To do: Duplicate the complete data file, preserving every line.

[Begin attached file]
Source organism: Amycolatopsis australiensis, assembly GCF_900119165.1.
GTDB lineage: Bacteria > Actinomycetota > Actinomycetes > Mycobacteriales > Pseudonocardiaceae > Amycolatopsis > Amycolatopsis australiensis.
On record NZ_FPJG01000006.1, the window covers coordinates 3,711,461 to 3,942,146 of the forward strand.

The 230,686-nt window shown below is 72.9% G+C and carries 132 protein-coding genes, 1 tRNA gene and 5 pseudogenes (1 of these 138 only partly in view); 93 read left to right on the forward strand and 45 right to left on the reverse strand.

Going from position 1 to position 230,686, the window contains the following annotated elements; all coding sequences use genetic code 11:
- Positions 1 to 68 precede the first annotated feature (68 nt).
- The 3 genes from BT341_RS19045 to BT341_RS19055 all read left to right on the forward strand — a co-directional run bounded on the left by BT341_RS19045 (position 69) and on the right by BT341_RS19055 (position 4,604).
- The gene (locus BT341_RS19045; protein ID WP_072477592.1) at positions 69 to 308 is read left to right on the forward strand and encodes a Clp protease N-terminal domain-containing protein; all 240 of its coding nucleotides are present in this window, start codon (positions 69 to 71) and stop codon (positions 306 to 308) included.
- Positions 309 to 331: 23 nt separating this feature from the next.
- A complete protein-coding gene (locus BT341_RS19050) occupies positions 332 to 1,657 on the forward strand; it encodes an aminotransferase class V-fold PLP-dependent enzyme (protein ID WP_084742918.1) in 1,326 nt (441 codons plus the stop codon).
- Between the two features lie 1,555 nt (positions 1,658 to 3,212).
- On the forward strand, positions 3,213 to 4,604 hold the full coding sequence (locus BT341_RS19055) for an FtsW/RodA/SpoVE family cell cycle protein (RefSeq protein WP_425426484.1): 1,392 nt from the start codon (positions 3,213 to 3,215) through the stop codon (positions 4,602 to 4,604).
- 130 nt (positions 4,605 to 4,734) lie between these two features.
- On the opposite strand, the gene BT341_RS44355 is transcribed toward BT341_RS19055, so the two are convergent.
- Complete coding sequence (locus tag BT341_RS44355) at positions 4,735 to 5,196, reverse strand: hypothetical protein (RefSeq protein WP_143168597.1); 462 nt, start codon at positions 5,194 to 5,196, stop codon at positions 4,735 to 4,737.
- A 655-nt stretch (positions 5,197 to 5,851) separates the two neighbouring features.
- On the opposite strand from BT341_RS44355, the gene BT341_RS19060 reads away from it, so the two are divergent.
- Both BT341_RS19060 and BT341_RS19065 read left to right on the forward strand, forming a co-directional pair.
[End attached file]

Source organism: Amycolatopsis australiensis, assembly GCF_900119165.1.
GTDB lineage: Bacteria > Actinomycetota > Actinomycetes > Mycobacteriales > Pseudonocardiaceae > Amycolatopsis > Amycolatopsis australiensis.
On record NZ_FPJG01000006.1, the window covers coordinates 3,711,461 to 3,942,146 of the forward strand.

The 230,686-nt window shown below is 72.9% G+C and carries 132 protein-coding genes, 1 tRNA gene and 5 pseudogenes (1 of these 138 only partly in view); 93 read left to right on the forward strand and 45 right to left on the reverse strand.

Going from position 1 to position 230,686, the window contains the following annotated elements; all coding sequences use genetic code 11:
- Positions 1 to 68 precede the first annotated feature (68 nt).
- The 3 genes from BT341_RS19045 to BT341_RS19055 all read left to right on the forward strand — a co-directional run bounded on the left by BT341_RS19045 (position 69) and on the right by BT341_RS19055 (position 4,604).
- The gene (locus BT341_RS19045; protein ID WP_072477592.1) at positions 69 to 308 is read left to right on the forward strand and encodes a Clp protease N-terminal domain-containing protein; all 240 of its coding nucleotides are present in this window, start codon (positions 69 to 71) and stop codon (positions 306 to 308) included.
- Positions 309 to 331: 23 nt separating this feature from the next.
- A complete protein-coding gene (locus BT341_RS19050) occupies positions 332 to 1,657 on the forward strand; it encodes an aminotransferase class V-fold PLP-dependent enzyme (protein ID WP_084742918.1) in 1,326 nt (441 codons plus the stop codon).
- Between the two features lie 1,555 nt (positions 1,658 to 3,212).
- On the forward strand, positions 3,213 to 4,604 hold the full coding sequence (locus BT341_RS19055) for an FtsW/RodA/SpoVE family cell cycle protein (RefSeq protein WP_425426484.1): 1,392 nt from the start codon (positions 3,213 to 3,215) through the stop codon (positions 4,602 to 4,604).
- 130 nt (positions 4,605 to 4,734) lie between these two features.
- On the opposite strand, the gene BT341_RS44355 is transcribed toward BT341_RS19055, so the two are convergent.
- Complete coding sequence (locus tag BT341_RS44355) at positions 4,735 to 5,196, reverse strand: hypothetical protein (RefSeq protein WP_143168597.1); 462 nt, start codon at positions 5,194 to 5,196, stop codon at positions 4,735 to 4,737.
- A 655-nt stretch (positions 5,197 to 5,851) separates the two neighbouring features.
- On the opposite strand from BT341_RS44355, the gene BT341_RS19060 reads away from it, so the two are divergent.
- Both BT341_RS19060 and BT341_RS19065 read left to right on the forward strand, forming a co-directional pair.